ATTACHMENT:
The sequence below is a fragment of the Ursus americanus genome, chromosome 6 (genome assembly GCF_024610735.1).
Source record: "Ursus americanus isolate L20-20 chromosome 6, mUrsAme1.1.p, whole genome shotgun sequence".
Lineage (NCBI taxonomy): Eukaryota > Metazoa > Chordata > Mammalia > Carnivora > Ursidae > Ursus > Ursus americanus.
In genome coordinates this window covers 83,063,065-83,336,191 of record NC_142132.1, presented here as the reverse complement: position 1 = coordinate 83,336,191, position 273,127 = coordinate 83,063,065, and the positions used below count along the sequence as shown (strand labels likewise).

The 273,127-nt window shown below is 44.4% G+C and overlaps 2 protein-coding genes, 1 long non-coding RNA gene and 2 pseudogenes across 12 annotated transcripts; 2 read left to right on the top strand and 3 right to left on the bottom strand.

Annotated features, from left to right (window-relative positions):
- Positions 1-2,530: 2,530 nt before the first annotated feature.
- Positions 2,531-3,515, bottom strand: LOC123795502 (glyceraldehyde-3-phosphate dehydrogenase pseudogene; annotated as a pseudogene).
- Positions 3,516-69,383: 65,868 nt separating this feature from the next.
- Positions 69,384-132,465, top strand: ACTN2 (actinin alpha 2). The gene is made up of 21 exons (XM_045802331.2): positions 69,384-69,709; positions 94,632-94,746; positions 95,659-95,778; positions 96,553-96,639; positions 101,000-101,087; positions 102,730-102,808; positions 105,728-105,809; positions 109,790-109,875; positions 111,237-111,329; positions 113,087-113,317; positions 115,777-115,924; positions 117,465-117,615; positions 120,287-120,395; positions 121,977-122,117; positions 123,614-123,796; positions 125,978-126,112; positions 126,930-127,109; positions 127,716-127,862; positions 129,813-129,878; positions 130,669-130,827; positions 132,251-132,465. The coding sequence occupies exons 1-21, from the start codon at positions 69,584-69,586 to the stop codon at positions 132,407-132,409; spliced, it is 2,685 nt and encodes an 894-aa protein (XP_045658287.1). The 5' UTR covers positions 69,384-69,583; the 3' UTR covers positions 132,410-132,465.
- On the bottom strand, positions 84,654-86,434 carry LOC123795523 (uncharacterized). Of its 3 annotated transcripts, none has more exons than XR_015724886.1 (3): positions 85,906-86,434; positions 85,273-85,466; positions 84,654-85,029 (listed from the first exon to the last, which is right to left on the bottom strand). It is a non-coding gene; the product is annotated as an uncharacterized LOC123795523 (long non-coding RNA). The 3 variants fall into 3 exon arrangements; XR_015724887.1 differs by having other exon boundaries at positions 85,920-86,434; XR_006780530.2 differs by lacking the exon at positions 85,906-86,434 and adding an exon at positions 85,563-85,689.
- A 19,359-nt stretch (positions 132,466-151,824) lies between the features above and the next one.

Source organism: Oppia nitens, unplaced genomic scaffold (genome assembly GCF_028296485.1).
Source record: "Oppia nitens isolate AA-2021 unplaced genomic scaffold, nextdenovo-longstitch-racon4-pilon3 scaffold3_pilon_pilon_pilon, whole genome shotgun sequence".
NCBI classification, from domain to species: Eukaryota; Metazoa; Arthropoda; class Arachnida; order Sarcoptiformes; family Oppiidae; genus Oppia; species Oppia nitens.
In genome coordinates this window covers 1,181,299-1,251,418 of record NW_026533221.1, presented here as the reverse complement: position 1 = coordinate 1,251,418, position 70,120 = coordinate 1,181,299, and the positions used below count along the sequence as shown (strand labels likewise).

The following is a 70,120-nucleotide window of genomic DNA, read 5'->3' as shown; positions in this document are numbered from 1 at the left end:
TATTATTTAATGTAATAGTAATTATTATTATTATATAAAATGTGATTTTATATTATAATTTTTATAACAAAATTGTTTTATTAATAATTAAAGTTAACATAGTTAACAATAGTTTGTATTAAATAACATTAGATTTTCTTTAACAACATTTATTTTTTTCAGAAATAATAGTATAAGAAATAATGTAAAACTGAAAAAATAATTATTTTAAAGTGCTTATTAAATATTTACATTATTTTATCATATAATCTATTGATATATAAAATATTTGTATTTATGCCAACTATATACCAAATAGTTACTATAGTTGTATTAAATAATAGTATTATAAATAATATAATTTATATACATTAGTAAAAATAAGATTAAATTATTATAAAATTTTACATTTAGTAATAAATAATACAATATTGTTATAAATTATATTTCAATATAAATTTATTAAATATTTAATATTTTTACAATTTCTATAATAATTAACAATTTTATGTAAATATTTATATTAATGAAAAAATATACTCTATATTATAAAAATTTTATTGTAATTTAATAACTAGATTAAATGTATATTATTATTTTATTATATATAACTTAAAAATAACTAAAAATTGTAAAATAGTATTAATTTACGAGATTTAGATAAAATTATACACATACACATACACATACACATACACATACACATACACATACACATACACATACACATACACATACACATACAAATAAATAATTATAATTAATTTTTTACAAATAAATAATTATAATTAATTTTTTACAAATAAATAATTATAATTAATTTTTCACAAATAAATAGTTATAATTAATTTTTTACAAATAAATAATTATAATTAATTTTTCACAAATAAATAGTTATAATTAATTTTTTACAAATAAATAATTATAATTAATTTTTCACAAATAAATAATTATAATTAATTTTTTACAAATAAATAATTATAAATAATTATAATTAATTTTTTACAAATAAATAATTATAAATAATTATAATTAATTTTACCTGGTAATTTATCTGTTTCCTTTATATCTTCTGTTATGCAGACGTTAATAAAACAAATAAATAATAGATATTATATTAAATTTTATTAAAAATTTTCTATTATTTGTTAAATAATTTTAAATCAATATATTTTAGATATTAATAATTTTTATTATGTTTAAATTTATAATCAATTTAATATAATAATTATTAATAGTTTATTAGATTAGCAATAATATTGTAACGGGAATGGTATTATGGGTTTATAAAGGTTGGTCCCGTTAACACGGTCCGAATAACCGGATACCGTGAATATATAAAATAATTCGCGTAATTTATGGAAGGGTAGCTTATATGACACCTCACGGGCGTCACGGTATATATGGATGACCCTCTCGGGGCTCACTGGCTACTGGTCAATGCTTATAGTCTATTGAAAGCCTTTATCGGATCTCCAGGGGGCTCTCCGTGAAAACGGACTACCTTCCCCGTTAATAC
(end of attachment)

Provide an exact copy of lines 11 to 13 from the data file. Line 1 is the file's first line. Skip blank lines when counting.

- On the bottom strand, positions 84,654-86,434 carry LOC123795523 (uncharacterized). Of its 3 annotated transcripts, none has more exons than XR_015724886.1 (3): positions 85,906-86,434; positions 85,273-85,466; positions 84,654-85,029 (listed from the first exon to the last, which is right to left on the bottom strand). It is a non-coding gene; the product is annotated as an uncharacterized LOC123795523 (long non-coding RNA). The 3 variants fall into 3 exon arrangements; XR_015724887.1 differs by having other exon boundaries at positions 85,920-86,434; XR_006780530.2 differs by lacking the exon at positions 85,906-86,434 and adding an exon at positions 85,563-85,689.
- A 19,359-nt stretch (positions 132,466-151,824) lies between the features above and the next one.

Source organism: Oppia nitens, unplaced genomic scaffold (genome assembly GCF_028296485.1).